These are tests in which radioactive molecules are injected intravenously to demonstrate damages and evaluate the function of the heart. As the injected radionuclide circulates to the heart, the presence of radioactivity in the ventricles of the heart or the myocardium is measured. Thallium scan: Thallium is taken up by normal cells, in which case the scan shows an evenly distributed pattern of radioactivity. Ischemic areas or infarcted areas take up less thallium and appear as cold spots on the scan. Technetium-99m pyrophosphate scintigraphy: This is used to diagnose acute myocardial infarction at least 18 hours postinfarction. Areas of damaged myocardium contain calcium which complexes with the Technetium-99m. Therefore infarcted areas appear as hot spots. Thallium Stress Testing: Evaluates heart function. This is the observation of thallium distribution in the myocardium during exercise. Ischemic areas induced by stress will appear as cold spots. Persantine Thallium Scan: Evaluates heart function. For patients who cannot exercise, the persantine-thallium scan can be used to reveal ischemic areas. Persantine is the trademark for the drug dipyridamole which is a coronary vasodilator. Persantine dilates normal coronary vessels more than the occluded vessels. Blood would preferentially flow to the normal vessels; a sort of "steal" phenomenon. A thallium scan can then reveal the ischemic areas by demonstrating reduced perfusion.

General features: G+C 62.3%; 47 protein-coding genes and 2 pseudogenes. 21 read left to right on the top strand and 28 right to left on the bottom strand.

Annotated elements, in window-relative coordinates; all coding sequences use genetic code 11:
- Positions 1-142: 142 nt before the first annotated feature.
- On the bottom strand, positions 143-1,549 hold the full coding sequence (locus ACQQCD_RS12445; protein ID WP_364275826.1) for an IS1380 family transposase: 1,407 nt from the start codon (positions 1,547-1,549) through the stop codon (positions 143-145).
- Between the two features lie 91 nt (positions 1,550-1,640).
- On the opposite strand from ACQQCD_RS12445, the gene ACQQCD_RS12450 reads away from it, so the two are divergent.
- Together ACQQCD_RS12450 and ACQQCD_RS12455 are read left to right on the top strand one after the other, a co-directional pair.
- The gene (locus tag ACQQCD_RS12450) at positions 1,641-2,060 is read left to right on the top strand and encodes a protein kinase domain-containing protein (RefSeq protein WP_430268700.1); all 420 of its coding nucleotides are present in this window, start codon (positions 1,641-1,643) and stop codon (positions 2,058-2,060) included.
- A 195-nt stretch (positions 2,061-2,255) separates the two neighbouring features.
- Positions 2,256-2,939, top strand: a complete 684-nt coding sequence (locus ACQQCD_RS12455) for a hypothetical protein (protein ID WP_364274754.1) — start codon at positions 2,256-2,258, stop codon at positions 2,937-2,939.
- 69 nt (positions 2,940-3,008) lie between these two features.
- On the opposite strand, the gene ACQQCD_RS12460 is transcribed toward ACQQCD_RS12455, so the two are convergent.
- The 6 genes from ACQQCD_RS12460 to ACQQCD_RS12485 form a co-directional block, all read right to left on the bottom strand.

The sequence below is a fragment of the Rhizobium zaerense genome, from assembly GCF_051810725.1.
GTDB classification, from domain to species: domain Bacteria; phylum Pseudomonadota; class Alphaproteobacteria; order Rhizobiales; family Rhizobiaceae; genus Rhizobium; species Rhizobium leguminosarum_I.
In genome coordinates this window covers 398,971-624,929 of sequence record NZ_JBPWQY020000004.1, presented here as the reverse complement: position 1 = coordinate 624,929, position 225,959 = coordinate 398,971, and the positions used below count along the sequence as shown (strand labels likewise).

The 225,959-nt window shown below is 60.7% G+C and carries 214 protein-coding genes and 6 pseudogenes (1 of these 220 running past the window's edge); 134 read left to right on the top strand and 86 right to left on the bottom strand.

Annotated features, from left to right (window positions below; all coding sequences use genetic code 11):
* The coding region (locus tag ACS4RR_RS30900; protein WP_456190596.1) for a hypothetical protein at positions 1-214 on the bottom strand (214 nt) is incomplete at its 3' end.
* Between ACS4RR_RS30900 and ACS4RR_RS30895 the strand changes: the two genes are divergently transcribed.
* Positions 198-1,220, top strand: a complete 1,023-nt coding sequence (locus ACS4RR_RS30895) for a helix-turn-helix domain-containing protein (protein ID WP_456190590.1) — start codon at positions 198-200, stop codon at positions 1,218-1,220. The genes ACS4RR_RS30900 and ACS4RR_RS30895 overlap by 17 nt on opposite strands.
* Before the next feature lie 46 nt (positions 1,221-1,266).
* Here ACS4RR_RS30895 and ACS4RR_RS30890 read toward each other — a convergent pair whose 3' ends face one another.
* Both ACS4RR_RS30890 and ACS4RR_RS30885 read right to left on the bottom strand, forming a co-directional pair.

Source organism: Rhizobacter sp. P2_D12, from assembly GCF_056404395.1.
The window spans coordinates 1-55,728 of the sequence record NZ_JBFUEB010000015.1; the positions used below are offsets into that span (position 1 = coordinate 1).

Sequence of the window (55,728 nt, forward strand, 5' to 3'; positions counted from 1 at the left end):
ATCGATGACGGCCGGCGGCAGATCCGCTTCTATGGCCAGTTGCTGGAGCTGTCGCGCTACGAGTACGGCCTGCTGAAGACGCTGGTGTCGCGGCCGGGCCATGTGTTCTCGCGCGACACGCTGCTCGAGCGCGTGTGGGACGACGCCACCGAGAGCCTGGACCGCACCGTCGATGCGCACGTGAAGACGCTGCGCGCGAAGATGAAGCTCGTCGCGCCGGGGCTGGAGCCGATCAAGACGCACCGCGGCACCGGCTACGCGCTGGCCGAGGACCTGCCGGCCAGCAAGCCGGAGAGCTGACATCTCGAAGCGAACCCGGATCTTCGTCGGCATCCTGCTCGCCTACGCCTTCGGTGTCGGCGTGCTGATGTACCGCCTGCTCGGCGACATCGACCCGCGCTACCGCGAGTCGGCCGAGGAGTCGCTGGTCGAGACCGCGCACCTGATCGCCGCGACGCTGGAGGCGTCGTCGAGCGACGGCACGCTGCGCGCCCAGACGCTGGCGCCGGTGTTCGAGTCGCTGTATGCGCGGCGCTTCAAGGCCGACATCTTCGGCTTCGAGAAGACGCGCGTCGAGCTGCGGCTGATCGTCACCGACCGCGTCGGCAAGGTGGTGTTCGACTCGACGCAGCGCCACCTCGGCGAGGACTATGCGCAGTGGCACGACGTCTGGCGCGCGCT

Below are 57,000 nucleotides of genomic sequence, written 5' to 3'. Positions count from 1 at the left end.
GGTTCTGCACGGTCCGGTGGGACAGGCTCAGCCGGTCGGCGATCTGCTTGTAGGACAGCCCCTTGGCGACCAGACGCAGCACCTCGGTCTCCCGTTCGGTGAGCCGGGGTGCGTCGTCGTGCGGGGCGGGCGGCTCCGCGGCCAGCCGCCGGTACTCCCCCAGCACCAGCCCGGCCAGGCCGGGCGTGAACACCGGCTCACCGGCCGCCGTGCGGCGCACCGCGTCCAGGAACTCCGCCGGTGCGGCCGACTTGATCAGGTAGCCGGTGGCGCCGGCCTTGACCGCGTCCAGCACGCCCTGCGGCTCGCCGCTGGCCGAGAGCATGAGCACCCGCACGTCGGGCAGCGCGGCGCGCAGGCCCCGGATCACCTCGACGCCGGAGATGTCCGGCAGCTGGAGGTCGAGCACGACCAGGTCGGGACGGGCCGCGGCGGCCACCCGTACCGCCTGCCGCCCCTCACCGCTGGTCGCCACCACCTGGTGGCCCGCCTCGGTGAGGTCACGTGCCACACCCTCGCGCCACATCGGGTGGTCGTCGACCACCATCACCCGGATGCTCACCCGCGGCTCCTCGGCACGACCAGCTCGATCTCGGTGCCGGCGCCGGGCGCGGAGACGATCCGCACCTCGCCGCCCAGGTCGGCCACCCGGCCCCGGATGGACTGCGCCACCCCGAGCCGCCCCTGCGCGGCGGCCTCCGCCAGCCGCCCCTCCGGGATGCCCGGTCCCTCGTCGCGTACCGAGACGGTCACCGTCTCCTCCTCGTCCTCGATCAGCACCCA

Selected cardiac scans links:
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